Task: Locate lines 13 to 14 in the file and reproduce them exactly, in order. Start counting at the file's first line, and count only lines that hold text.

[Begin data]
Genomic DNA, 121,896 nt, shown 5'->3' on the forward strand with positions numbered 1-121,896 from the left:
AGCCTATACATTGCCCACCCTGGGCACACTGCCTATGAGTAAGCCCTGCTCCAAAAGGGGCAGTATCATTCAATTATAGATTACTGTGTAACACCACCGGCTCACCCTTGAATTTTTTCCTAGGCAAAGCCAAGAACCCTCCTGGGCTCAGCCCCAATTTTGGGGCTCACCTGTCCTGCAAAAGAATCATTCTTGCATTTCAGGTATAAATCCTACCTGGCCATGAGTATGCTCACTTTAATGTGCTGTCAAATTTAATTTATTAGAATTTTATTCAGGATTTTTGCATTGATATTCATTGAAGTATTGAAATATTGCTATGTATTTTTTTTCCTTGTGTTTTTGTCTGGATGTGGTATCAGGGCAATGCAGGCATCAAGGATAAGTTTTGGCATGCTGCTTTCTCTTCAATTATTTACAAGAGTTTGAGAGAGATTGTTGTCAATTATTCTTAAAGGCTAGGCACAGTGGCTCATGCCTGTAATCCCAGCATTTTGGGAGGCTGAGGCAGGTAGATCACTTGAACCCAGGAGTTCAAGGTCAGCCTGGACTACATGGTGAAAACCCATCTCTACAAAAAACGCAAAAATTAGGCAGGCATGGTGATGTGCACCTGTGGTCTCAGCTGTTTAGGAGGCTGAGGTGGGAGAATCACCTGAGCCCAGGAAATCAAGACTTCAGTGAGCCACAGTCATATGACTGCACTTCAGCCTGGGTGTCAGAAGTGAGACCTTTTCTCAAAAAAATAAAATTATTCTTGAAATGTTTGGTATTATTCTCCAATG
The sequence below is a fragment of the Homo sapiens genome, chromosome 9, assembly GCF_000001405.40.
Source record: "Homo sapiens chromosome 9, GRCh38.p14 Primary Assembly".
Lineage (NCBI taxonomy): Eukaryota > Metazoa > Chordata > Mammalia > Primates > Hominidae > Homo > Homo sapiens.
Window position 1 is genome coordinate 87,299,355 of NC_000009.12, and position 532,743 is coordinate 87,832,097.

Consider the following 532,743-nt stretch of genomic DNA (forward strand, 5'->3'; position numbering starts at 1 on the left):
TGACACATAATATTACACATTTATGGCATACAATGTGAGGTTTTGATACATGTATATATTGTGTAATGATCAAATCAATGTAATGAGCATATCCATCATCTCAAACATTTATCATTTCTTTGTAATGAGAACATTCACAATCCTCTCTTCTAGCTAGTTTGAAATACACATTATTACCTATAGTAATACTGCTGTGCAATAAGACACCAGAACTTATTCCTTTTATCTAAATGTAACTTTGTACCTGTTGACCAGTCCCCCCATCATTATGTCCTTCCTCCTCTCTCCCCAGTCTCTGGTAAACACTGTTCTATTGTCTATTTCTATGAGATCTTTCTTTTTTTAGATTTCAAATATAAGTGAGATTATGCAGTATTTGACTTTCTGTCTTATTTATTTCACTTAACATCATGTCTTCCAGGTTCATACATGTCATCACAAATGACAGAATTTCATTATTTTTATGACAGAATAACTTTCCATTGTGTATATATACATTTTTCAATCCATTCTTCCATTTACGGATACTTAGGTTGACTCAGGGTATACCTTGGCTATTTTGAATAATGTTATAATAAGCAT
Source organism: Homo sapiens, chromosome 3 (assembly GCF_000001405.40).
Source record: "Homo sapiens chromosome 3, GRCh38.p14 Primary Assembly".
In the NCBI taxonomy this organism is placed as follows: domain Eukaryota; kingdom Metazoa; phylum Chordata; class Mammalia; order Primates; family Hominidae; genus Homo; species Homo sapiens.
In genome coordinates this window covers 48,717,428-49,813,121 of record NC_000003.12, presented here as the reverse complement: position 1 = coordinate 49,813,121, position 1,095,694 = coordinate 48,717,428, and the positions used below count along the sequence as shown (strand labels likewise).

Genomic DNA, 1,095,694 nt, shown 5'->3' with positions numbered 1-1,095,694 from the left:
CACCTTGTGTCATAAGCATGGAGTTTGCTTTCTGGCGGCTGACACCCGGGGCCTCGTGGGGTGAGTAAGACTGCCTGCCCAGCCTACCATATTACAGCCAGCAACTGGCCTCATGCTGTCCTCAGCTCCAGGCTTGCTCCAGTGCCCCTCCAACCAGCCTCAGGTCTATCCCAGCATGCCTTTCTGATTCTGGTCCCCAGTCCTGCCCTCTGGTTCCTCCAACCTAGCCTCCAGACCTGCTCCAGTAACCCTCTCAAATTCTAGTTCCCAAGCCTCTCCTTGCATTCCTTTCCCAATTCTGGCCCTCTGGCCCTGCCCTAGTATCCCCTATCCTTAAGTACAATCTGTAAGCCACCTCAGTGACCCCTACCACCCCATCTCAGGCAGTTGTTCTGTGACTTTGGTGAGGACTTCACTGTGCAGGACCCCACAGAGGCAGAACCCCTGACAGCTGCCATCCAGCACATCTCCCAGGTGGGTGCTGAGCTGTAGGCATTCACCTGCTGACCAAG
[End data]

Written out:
Genomic DNA, 1,095,694 nt, shown 5'->3' with positions numbered 1-1,095,694 from the left:
CACCTTGTGTCATAAGCATGGAGTTTGCTTTCTGGCGGCTGACACCCGGGGCCTCGTGGGGTGAGTAAGACTGCCTGCCCAGCCTACCATATTACAGCCAGCAACTGGCCTCATGCTGTCCTCAGCTCCAGGCTTGCTCCAGTGCCCCTCCAACCAGCCTCAGGTCTATCCCAGCATGCCTTTCTGATTCTGGTCCCCAGTCCTGCCCTCTGGTTCCTCCAACCTAGCCTCCAGACCTGCTCCAGTAACCCTCTCAAATTCTAGTTCCCAAGCCTCTCCTTGCATTCCTTTCCCAATTCTGGCCCTCTGGCCCTGCCCTAGTATCCCCTATCCTTAAGTACAATCTGTAAGCCACCTCAGTGACCCCTACCACCCCATCTCAGGCAGTTGTTCTGTGACTTTGGTGAGGACTTCACTGTGCAGGACCCCACAGAGGCAGAACCCCTGACAGCTGCCATCCAGCACATCTCCCAGGTGGGTGCTGAGCTGTAGGCATTCACCTGCTGACCAAG